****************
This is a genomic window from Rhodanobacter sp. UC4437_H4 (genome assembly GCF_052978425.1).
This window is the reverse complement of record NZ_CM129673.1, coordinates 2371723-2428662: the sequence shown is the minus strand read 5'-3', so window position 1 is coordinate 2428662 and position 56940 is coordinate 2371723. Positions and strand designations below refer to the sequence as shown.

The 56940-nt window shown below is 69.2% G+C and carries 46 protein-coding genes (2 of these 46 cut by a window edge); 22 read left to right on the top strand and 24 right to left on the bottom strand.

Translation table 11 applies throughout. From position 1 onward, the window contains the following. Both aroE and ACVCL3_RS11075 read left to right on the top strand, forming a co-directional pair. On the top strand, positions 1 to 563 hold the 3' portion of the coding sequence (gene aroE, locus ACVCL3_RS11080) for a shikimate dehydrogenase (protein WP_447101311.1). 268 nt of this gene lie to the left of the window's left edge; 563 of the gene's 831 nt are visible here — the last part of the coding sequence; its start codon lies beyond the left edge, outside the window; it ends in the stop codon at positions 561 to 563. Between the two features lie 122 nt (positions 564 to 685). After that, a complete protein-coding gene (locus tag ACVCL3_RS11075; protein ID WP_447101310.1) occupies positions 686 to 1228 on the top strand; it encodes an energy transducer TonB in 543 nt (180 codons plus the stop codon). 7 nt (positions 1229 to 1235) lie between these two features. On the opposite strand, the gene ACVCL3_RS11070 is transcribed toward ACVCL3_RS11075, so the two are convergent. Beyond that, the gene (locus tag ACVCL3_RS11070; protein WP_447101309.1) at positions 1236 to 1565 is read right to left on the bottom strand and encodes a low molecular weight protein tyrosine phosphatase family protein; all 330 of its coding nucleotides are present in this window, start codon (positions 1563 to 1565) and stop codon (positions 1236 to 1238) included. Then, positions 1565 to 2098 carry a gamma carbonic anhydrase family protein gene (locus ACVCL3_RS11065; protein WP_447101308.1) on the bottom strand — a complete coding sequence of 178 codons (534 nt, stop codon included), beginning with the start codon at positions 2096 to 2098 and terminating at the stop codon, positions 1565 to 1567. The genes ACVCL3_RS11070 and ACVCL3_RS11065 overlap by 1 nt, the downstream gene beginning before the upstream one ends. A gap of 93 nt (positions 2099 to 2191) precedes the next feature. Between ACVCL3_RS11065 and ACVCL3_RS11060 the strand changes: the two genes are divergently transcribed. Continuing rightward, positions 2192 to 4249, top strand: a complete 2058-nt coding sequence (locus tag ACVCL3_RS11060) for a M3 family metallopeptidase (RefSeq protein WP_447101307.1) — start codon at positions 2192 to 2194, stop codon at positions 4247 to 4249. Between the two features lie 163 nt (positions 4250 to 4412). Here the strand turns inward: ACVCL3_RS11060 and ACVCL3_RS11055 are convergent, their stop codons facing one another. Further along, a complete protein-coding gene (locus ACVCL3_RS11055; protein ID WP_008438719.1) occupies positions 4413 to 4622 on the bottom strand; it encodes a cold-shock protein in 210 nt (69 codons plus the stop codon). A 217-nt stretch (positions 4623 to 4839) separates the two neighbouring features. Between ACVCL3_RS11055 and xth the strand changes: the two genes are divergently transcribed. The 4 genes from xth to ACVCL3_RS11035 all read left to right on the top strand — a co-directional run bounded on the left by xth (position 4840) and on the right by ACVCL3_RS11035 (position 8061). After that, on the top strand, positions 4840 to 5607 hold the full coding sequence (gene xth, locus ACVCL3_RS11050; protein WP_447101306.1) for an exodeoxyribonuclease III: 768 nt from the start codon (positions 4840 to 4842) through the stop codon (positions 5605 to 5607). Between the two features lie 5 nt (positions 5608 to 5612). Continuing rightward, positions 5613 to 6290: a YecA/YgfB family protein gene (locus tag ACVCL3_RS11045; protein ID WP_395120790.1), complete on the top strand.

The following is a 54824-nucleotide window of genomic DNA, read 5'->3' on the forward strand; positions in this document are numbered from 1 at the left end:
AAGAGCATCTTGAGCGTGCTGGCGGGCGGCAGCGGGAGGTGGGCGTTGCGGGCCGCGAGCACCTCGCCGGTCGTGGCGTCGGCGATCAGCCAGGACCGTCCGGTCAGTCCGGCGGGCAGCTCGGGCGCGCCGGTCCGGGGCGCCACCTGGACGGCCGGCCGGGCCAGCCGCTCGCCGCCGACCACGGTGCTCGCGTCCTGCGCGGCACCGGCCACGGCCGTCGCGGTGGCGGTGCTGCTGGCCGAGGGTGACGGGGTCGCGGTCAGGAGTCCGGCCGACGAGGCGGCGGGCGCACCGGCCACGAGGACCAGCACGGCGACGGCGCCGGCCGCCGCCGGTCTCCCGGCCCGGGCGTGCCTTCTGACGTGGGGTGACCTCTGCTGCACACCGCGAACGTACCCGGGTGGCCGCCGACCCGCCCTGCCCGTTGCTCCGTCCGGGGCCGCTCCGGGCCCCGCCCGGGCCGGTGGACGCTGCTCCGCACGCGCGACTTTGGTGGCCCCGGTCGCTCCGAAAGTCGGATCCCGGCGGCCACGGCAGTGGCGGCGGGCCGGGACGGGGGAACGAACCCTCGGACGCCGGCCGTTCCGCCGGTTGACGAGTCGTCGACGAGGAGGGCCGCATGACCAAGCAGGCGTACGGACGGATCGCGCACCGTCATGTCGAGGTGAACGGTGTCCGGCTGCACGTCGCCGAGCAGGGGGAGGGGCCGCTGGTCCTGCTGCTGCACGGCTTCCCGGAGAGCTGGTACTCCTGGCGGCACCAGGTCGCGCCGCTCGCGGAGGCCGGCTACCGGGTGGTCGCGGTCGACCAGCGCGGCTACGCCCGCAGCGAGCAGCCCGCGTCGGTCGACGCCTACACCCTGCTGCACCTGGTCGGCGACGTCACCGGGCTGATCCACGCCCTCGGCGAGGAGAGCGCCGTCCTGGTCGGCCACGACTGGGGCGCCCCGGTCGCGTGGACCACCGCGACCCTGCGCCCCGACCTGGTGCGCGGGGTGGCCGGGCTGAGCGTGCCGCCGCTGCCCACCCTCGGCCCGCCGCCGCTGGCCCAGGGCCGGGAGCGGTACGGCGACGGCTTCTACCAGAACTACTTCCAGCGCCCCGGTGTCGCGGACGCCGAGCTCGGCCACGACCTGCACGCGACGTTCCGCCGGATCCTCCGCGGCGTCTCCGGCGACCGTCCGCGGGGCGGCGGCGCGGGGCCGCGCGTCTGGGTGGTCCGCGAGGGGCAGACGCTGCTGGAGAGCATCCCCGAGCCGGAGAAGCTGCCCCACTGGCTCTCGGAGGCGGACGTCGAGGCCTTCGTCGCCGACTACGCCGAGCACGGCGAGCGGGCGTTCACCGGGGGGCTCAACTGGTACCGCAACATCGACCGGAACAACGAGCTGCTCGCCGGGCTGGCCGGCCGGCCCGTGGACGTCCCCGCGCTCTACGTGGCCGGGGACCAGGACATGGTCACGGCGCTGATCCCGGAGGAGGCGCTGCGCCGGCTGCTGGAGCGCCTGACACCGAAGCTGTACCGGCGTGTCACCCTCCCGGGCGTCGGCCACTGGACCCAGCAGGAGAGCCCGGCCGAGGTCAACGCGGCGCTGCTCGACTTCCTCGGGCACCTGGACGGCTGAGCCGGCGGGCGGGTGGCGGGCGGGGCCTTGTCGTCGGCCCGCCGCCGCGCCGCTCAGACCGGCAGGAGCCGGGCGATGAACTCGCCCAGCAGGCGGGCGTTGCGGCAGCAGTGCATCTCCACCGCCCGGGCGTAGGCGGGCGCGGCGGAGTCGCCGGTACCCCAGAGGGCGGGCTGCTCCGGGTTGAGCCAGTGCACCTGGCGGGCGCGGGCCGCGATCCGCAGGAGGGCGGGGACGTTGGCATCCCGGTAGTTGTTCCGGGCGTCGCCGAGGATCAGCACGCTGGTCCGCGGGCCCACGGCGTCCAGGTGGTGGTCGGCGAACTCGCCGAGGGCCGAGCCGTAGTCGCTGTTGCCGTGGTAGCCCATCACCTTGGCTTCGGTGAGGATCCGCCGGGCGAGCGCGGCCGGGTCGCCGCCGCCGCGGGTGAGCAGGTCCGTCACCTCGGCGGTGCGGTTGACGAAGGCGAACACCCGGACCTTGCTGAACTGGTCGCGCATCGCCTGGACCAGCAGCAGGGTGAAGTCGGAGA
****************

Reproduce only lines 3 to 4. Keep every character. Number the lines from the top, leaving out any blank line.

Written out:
The 56940-nt window shown below is 69.2% G+C and carries 46 protein-coding genes (2 of these 46 cut by a window edge); 22 read left to right on the top strand and 24 right to left on the bottom strand.

Translation table 11 applies throughout. From position 1 onward, the window contains the following. Both aroE and ACVCL3_RS11075 read left to right on the top strand, forming a co-directional pair. On the top strand, positions 1 to 563 hold the 3' portion of the coding sequence (gene aroE, locus ACVCL3_RS11080) for a shikimate dehydrogenase (protein WP_447101311.1). 268 nt of this gene lie to the left of the window's left edge; 563 of the gene's 831 nt are visible here — the last part of the coding sequence; its start codon lies beyond the left edge, outside the window; it ends in the stop codon at positions 561 to 563. Between the two features lie 122 nt (positions 564 to 685). After that, a complete protein-coding gene (locus tag ACVCL3_RS11075; protein ID WP_447101310.1) occupies positions 686 to 1228 on the top strand; it encodes an energy transducer TonB in 543 nt (180 codons plus the stop codon). 7 nt (positions 1229 to 1235) lie between these two features. On the opposite strand, the gene ACVCL3_RS11070 is transcribed toward ACVCL3_RS11075, so the two are convergent. Beyond that, the gene (locus tag ACVCL3_RS11070; protein WP_447101309.1) at positions 1236 to 1565 is read right to left on the bottom strand and encodes a low molecular weight protein tyrosine phosphatase family protein; all 330 of its coding nucleotides are present in this window, start codon (positions 1563 to 1565) and stop codon (positions 1236 to 1238) included. Then, positions 1565 to 2098 carry a gamma carbonic anhydrase family protein gene (locus ACVCL3_RS11065; protein WP_447101308.1) on the bottom strand — a complete coding sequence of 178 codons (534 nt, stop codon included), beginning with the start codon at positions 2096 to 2098 and terminating at the stop codon, positions 1565 to 1567. The genes ACVCL3_RS11070 and ACVCL3_RS11065 overlap by 1 nt, the downstream gene beginning before the upstream one ends. A gap of 93 nt (positions 2099 to 2191) precedes the next feature. Between ACVCL3_RS11065 and ACVCL3_RS11060 the strand changes: the two genes are divergently transcribed. Continuing rightward, positions 2192 to 4249, top strand: a complete 2058-nt coding sequence (locus tag ACVCL3_RS11060) for a M3 family metallopeptidase (RefSeq protein WP_447101307.1) — start codon at positions 2192 to 2194, stop codon at positions 4247 to 4249. Between the two features lie 163 nt (positions 4250 to 4412). Here the strand turns inward: ACVCL3_RS11060 and ACVCL3_RS11055 are convergent, their stop codons facing one another. Further along, a complete protein-coding gene (locus ACVCL3_RS11055; protein ID WP_008438719.1) occupies positions 4413 to 4622 on the bottom strand; it encodes a cold-shock protein in 210 nt (69 codons plus the stop codon). A 217-nt stretch (positions 4623 to 4839) separates the two neighbouring features. Between ACVCL3_RS11055 and xth the strand changes: the two genes are divergently transcribed. The 4 genes from xth to ACVCL3_RS11035 all read left to right on the top strand — a co-directional run bounded on the left by xth (position 4840) and on the right by ACVCL3_RS11035 (position 8061). After that, on the top strand, positions 4840 to 5607 hold the full coding sequence (gene xth, locus ACVCL3_RS11050; protein WP_447101306.1) for an exodeoxyribonuclease III: 768 nt from the start codon (positions 4840 to 4842) through the stop codon (positions 5605 to 5607). Between the two features lie 5 nt (positions 5608 to 5612). Continuing rightward, positions 5613 to 6290: a YecA/YgfB family protein gene (locus tag ACVCL3_RS11045; protein ID WP_395120790.1), complete on the top strand.